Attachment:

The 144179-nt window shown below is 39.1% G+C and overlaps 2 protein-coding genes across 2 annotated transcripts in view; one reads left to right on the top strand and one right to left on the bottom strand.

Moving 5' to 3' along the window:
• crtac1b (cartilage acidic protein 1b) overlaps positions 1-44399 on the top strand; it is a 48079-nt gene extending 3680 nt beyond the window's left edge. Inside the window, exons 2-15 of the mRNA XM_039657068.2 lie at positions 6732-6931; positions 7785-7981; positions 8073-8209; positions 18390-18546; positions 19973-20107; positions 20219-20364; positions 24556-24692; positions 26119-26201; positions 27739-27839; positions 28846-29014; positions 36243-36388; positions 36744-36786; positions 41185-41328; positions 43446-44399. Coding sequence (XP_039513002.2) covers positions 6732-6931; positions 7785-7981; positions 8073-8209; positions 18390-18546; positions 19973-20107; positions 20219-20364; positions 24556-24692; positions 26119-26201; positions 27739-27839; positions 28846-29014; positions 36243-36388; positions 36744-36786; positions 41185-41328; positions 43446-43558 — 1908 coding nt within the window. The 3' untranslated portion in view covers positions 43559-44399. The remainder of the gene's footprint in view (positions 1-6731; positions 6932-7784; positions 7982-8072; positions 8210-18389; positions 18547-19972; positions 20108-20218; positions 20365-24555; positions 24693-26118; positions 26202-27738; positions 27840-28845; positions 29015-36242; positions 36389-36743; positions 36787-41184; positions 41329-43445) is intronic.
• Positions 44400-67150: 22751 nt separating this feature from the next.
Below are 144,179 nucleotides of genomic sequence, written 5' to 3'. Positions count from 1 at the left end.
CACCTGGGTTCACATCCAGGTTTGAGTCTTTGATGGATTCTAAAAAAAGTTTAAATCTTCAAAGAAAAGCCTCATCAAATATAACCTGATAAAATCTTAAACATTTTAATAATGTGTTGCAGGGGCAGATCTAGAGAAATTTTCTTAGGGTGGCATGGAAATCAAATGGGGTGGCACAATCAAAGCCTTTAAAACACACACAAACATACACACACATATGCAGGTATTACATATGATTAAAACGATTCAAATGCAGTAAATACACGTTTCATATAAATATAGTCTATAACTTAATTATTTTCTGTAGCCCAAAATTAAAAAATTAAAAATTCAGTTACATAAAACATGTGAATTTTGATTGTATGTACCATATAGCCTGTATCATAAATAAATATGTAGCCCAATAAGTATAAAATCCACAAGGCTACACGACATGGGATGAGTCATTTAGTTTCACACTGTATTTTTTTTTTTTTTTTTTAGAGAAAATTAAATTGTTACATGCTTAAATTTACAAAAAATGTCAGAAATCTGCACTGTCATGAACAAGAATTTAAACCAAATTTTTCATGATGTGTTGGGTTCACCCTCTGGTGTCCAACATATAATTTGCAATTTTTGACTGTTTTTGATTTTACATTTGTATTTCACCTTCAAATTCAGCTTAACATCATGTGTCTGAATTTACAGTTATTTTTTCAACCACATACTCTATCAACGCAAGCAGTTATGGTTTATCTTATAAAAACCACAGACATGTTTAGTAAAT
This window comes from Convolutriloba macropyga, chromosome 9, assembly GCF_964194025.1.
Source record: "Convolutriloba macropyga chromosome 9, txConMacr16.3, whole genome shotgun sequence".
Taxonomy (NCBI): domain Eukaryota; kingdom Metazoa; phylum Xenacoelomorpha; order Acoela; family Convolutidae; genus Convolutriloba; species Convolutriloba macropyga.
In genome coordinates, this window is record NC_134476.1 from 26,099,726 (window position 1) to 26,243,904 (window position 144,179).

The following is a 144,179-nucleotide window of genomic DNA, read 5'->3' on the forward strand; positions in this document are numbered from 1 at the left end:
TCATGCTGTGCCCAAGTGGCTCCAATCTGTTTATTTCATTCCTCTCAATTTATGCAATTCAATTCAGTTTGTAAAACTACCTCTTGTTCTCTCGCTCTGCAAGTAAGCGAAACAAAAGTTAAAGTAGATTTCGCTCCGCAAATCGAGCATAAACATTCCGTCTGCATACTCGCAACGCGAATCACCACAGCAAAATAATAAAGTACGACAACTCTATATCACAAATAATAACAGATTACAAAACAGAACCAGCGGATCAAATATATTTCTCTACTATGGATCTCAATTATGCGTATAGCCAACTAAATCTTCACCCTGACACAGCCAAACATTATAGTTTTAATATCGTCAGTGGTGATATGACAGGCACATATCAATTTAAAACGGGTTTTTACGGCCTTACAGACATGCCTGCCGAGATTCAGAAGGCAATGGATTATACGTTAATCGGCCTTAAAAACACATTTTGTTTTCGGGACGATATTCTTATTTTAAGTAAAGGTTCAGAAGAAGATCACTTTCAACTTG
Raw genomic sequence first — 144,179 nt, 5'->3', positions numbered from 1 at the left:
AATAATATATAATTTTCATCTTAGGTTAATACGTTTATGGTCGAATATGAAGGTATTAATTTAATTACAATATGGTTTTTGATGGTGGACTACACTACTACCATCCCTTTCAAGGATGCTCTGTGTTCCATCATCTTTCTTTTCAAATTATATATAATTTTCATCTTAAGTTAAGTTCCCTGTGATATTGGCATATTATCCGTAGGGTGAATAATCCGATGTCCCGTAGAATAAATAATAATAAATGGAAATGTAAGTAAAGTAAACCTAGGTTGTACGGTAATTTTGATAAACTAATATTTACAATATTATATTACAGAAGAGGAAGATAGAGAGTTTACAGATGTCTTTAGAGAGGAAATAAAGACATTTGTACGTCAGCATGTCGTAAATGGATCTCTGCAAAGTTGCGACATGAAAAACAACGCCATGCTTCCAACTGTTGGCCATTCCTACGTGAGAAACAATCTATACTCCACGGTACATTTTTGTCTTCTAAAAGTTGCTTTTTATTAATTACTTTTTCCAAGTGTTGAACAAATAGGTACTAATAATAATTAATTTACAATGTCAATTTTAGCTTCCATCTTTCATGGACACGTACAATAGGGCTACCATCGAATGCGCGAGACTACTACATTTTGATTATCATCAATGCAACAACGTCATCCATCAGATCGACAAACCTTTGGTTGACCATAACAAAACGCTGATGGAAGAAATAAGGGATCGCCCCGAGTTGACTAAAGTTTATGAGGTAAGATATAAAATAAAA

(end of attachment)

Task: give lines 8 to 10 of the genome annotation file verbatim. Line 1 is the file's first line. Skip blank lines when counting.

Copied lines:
Source record: "Convolutriloba macropyga chromosome 9, txConMacr16.3, whole genome shotgun sequence".
Taxonomy (NCBI): domain Eukaryota; kingdom Metazoa; phylum Xenacoelomorpha; order Acoela; family Convolutidae; genus Convolutriloba; species Convolutriloba macropyga.
In genome coordinates, this window is record NC_134476.1 from 26,099,726 (window position 1) to 26,243,904 (window position 144,179).